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How DevOps Teams Are Adapting To The New Normal
Remote working became the hero of the last several months as billions of people retreated into their homes due to the ongoing pandemic.
While this was one seen as a temporary solution to the health crisis, companies have noted that this arrangement has come with numerous benefits.
The shift to remote working has penetrated several industries, but its impact on DevOps has been quite significant.
The DevOps world is no stranger to remote working, particularly as it relies on the cloud to build work environments.
The main goal of DevOps is to create a seamless workflow that helps boost development with fast feedback loops.
Simply put, the software development industry requires immense creativity, as well as trial and error. However, this process also heavily relies on collaboration from team members.
According to Sharmin Jassal, Director of New York-based Datadog, said “in processes like incident management, a capstone of DevOps, teammates need to work together efficiently, yet effectively, in order to solve business-impacting problems. Engineering teams need to work together to respond to incidents. The goal is to ensure that wherever teams are, they can easily share context and collaborate together.”
And that is where remote working poses a problem. It can be difficult to collaborate with a distributed workforce, but with the proper tools and infrastructure in place, these teams can better coordinate their operations.
This means creating a digital atmosphere that makes communicating and collaborating seamless, as well as secure.
How To Boost The Resiliency Of The Workforce
Hoping to put the struggles and challenges of 2020 behind us, the global workforce is clearly eager for a more promising 2021.
As the world has grown more resilient to obstacles, professionals have come to terms with two trends that are here to stay: remote and hybrid working models and worker stress.
According to Stanford economist Nicholas Bloom, the new remote working economy accounted for two-thirds of U.S. economic activity. His research with the Atlanta Federal Reserve and the University of Chicago, found that the amount of people working from home is only going to grow post-pandemic from 5% to nearly 20%.
Even more, workplace stress is expected to persist in the new year. The 2021 State of Stress Report from well-being management solution firm Grokker, revealed that the majority of U.S. workers see no end in sight to their stress.
So how can employers do a better job of creating a resilient workforce this year? For starters, they should prioritize the health and wellness of employees
Making sure that workers have the tools and resources to perform their best no matter where they are working from will be essential. This could be in the form of investing in new programs to better value the needs of workers.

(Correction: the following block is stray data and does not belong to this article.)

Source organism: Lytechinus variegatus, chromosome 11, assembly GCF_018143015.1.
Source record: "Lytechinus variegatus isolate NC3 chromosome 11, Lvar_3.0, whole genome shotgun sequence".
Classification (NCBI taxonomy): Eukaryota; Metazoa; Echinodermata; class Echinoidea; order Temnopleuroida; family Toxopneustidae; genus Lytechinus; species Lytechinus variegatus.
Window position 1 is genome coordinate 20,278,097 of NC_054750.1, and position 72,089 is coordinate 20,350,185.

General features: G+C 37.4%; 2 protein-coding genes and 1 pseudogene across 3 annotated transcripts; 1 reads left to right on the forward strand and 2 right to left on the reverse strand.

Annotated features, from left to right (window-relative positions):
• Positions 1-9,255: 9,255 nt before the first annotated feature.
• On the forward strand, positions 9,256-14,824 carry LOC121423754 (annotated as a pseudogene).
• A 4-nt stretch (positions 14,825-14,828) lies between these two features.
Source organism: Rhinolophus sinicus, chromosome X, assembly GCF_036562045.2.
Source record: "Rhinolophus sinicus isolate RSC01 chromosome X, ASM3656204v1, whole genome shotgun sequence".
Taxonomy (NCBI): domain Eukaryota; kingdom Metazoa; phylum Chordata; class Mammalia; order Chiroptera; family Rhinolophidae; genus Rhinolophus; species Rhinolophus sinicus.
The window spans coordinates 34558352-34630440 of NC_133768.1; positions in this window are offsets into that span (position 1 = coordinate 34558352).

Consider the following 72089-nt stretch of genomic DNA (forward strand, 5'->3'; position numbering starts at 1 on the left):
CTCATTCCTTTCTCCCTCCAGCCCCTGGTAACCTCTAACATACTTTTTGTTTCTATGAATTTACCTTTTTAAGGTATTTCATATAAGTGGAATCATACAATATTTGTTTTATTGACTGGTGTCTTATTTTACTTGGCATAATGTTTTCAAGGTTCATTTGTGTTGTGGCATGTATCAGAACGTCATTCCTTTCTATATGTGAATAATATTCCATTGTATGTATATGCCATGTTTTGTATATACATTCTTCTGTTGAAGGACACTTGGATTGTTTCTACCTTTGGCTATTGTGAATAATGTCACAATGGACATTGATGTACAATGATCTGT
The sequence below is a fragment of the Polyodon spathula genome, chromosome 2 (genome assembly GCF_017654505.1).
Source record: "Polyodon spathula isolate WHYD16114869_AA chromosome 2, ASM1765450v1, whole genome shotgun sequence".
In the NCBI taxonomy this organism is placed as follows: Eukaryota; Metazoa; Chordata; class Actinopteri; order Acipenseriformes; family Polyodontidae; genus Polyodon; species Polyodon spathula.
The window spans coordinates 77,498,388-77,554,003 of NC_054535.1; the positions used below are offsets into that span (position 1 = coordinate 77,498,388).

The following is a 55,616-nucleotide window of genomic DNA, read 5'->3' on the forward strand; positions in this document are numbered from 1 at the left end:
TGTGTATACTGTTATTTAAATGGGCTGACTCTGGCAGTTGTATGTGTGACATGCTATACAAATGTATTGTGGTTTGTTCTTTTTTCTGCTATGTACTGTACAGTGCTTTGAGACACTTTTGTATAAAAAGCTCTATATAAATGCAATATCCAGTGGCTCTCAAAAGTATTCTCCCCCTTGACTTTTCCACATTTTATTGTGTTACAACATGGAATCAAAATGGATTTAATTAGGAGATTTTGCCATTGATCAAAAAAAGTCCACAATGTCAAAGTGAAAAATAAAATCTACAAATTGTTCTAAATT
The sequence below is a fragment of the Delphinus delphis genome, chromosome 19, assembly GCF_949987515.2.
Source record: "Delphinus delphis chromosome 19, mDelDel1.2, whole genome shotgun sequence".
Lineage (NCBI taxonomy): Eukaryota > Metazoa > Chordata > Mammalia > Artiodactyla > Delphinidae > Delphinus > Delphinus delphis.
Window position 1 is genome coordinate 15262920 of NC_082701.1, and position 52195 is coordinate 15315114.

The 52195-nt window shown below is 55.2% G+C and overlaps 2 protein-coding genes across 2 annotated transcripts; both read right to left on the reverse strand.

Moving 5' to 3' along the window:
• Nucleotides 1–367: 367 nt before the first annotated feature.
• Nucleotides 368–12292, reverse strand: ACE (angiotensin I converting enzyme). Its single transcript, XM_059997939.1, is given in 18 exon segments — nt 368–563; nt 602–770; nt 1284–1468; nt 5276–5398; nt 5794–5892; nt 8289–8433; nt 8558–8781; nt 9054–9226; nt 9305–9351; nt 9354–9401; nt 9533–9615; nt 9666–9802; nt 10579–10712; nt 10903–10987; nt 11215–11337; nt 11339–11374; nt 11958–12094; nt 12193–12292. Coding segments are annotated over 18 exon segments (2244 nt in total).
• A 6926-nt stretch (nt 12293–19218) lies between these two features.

Additionally, leaders need to be transparent and open about the potential for more disruptions in the future. Luckily, companies have new insight and tools to anticipate any challenges they could face in the future, and being open about it to employees will make them feel more aware and prepared.
Seamlessly Transitioning To A Four-day Work Week
Companies have been experimenting with varying degrees of flexible work policies for several years now, but the pandemic has forced businesses to settle on the best solution possible.
This has led many to look into the concept of a four-day work week, which has slowly become more popular in recent years.
For instance, Spain is working on a national shift to a four-day or 32-hour work week after the idea was proposed by Vice President Pablo Iglesias late last year.
However, some are not keen on this idea and believe it would cause productivity to dwindle and costs to skyrocket.
Still, those who have had experience with this arrangement have largely found that it carries more benefits than downsides, such as the ability to attract and retain talent, increase employee satisfaction, boost productivity and actually save businesses money.
So how can companies begin to make the transition to a four-day week without dealing with the organizational headache?
The most important step is to start slow. For instance, Unilever and Microsoft tested this arrangement in only certain portions of the company to ensure a seamless shift.
Additionally, training line managers to have an understanding of the benefits of this arrangement, as well as letting them be part of the decision-making process, will be crucial.
Not only should managers be engaged, but staff should be as well. Since everyone has varying ways of working, it is important for employees to express how they think productivity and wellbeing can be improved.Share this article